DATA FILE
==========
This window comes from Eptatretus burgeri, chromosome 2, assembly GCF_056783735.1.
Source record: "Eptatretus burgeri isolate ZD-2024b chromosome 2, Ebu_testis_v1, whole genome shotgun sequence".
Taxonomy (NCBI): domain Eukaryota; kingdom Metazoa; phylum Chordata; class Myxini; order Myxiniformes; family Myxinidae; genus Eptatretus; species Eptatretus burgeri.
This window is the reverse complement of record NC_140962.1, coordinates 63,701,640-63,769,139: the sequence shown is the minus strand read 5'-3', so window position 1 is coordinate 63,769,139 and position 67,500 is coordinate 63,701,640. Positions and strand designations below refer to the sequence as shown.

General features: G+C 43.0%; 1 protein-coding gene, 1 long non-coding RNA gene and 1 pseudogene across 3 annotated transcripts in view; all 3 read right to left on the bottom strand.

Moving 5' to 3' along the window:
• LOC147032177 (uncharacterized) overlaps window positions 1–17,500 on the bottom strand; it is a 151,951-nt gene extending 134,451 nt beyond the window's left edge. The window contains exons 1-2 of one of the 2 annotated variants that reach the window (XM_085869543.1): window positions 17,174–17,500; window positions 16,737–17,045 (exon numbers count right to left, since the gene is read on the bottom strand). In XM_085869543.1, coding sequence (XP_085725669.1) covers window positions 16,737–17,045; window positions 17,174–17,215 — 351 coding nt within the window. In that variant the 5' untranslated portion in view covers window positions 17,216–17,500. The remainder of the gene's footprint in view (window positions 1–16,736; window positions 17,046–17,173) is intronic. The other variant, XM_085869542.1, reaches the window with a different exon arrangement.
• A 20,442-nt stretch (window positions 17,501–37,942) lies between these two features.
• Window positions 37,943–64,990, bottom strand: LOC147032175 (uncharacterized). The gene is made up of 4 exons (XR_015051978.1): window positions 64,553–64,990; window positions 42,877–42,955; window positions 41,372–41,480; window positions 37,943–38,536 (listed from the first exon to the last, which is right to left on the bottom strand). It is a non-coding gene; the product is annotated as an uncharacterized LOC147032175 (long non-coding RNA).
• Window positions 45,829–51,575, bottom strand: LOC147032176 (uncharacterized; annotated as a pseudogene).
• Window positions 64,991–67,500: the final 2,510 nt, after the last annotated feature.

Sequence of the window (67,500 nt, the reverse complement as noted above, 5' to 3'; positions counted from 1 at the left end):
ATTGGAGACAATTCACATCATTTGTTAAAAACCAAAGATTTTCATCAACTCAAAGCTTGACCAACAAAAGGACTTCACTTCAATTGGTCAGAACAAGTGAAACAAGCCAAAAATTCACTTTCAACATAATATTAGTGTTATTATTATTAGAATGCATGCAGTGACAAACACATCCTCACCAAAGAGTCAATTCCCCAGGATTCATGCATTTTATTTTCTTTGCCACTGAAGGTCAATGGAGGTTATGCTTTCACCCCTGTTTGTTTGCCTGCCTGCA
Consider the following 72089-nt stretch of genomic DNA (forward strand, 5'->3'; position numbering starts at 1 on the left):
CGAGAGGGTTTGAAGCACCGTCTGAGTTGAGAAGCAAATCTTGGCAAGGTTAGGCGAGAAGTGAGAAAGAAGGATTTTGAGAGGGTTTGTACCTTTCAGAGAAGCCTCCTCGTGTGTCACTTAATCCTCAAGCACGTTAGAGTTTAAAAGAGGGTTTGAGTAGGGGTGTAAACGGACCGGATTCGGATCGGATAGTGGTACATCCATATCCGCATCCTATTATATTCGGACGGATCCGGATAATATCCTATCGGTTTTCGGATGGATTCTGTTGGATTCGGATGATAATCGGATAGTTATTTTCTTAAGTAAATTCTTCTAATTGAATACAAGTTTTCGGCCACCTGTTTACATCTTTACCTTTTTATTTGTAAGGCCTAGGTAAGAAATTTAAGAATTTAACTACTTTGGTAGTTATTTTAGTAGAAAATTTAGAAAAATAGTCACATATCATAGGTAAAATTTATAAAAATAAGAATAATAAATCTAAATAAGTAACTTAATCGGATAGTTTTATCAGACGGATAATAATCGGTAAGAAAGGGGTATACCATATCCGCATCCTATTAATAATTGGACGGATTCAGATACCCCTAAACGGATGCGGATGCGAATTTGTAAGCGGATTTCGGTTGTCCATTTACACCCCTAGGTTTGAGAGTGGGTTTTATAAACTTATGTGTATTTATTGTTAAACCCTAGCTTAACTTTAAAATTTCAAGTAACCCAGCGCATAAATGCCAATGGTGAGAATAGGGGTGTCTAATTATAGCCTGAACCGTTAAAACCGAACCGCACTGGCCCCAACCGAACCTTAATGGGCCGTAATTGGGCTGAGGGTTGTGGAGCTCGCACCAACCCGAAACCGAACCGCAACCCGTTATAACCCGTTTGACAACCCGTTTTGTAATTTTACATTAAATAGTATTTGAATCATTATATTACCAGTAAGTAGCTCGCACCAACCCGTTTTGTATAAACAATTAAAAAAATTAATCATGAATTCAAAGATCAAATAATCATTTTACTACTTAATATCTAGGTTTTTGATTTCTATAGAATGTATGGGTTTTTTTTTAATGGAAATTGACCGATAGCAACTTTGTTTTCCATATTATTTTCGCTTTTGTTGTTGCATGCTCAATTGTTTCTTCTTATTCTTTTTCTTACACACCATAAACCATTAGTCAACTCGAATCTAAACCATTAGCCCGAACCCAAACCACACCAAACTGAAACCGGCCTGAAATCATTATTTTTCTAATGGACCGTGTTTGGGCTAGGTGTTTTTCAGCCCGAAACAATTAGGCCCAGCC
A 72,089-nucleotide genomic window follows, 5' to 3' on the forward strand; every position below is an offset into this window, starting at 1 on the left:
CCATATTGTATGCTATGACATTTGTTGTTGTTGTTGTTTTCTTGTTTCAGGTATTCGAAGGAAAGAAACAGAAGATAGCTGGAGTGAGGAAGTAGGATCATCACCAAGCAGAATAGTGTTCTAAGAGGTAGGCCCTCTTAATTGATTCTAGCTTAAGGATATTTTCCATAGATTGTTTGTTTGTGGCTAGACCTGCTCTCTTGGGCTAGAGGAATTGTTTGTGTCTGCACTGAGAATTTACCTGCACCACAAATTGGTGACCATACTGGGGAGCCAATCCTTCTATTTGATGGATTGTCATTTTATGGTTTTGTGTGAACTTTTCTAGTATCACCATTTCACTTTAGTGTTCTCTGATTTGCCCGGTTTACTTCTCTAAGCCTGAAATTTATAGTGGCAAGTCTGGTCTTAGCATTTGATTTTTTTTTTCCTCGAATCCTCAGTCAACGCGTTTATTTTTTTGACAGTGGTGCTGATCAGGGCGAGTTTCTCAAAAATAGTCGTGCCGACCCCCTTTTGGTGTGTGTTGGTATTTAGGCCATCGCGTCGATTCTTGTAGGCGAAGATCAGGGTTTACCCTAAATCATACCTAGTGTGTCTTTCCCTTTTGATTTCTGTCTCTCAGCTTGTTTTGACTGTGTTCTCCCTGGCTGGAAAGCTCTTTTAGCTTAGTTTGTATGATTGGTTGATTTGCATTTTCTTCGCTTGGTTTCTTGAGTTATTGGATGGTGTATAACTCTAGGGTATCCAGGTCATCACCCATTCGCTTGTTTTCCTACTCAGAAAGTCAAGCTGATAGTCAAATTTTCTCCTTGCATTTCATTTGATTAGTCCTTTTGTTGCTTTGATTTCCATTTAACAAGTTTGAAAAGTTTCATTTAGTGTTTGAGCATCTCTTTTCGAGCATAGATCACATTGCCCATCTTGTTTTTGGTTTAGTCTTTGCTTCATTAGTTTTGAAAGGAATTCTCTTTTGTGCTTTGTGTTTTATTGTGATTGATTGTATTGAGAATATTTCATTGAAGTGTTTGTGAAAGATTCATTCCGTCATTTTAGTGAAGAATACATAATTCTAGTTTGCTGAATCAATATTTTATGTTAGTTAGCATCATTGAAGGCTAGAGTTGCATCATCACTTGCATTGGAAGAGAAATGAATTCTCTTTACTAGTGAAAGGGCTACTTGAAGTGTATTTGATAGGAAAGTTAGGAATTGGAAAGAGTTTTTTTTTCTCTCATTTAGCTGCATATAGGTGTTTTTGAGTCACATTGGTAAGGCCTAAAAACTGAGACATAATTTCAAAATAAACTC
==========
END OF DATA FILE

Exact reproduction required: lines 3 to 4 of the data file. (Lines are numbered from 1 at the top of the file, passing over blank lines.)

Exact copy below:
Taxonomy (NCBI): domain Eukaryota; kingdom Metazoa; phylum Chordata; class Myxini; order Myxiniformes; family Myxinidae; genus Eptatretus; species Eptatretus burgeri.
This window is the reverse complement of record NC_140962.1, coordinates 63,701,640-63,769,139: the sequence shown is the minus strand read 5'-3', so window position 1 is coordinate 63,769,139 and position 67,500 is coordinate 63,701,640. Positions and strand designations below refer to the sequence as shown.